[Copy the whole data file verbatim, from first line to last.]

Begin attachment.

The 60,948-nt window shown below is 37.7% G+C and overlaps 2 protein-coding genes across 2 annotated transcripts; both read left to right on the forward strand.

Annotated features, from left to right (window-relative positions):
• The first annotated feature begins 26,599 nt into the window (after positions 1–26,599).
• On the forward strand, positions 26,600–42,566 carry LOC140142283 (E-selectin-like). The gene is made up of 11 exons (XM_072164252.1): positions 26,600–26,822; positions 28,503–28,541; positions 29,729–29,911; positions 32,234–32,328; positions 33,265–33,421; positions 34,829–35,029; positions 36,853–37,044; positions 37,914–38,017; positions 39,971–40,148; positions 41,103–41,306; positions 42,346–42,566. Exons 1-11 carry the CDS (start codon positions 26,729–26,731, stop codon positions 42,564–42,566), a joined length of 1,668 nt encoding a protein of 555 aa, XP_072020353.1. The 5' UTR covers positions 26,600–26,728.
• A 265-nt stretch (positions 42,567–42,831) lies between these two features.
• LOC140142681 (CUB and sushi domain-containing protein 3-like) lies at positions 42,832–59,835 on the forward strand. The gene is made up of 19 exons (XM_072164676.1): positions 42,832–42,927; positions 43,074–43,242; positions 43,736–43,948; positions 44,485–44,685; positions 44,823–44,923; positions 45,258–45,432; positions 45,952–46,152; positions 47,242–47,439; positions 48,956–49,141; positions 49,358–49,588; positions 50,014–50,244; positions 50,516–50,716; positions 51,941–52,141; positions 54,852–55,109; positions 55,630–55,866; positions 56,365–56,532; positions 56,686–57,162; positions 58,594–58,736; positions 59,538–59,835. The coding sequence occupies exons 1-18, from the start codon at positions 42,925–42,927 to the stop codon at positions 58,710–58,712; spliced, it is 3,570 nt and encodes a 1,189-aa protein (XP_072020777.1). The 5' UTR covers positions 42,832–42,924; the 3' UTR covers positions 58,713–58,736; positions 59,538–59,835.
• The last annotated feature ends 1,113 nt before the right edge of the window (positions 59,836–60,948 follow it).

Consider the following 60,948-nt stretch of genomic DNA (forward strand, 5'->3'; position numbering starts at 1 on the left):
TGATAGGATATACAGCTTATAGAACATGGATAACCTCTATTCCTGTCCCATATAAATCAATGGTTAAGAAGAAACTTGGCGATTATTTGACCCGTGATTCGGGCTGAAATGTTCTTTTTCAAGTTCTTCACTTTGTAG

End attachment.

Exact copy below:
The 60,948-nt window shown below is 37.7% G+C and overlaps 2 protein-coding genes across 2 annotated transcripts; both read left to right on the forward strand.

Annotated features, from left to right (window-relative positions):
• The first annotated feature begins 26,599 nt into the window (after positions 1–26,599).
• On the forward strand, positions 26,600–42,566 carry LOC140142283 (E-selectin-like). The gene is made up of 11 exons (XM_072164252.1): positions 26,600–26,822; positions 28,503–28,541; positions 29,729–29,911; positions 32,234–32,328; positions 33,265–33,421; positions 34,829–35,029; positions 36,853–37,044; positions 37,914–38,017; positions 39,971–40,148; positions 41,103–41,306; positions 42,346–42,566. Exons 1-11 carry the CDS (start codon positions 26,729–26,731, stop codon positions 42,564–42,566), a joined length of 1,668 nt encoding a protein of 555 aa, XP_072020353.1. The 5' UTR covers positions 26,600–26,728.
• A 265-nt stretch (positions 42,567–42,831) lies between these two features.
• LOC140142681 (CUB and sushi domain-containing protein 3-like) lies at positions 42,832–59,835 on the forward strand. The gene is made up of 19 exons (XM_072164676.1): positions 42,832–42,927; positions 43,074–43,242; positions 43,736–43,948; positions 44,485–44,685; positions 44,823–44,923; positions 45,258–45,432; positions 45,952–46,152; positions 47,242–47,439; positions 48,956–49,141; positions 49,358–49,588; positions 50,014–50,244; positions 50,516–50,716; positions 51,941–52,141; positions 54,852–55,109; positions 55,630–55,866; positions 56,365–56,532; positions 56,686–57,162; positions 58,594–58,736; positions 59,538–59,835. The coding sequence occupies exons 1-18, from the start codon at positions 42,925–42,927 to the stop codon at positions 58,710–58,712; spliced, it is 3,570 nt and encodes a 1,189-aa protein (XP_072020777.1). The 5' UTR covers positions 42,832–42,924; the 3' UTR covers positions 58,713–58,736; positions 59,538–59,835.
• The last annotated feature ends 1,113 nt before the right edge of the window (positions 59,836–60,948 follow it).

Consider the following 60,948-nt stretch of genomic DNA (forward strand, 5'->3'; position numbering starts at 1 on the left):
TGATAGGATATACAGCTTATAGAACATGGATAACCTCTATTCCTGTCCCATATAAATCAATGGTTAAGAAGAAACTTGGCGATTATTTGACCCGTGATTCGGGCTGAAATGTTCTTTTTCAAGTTCTTCACTTTGTAG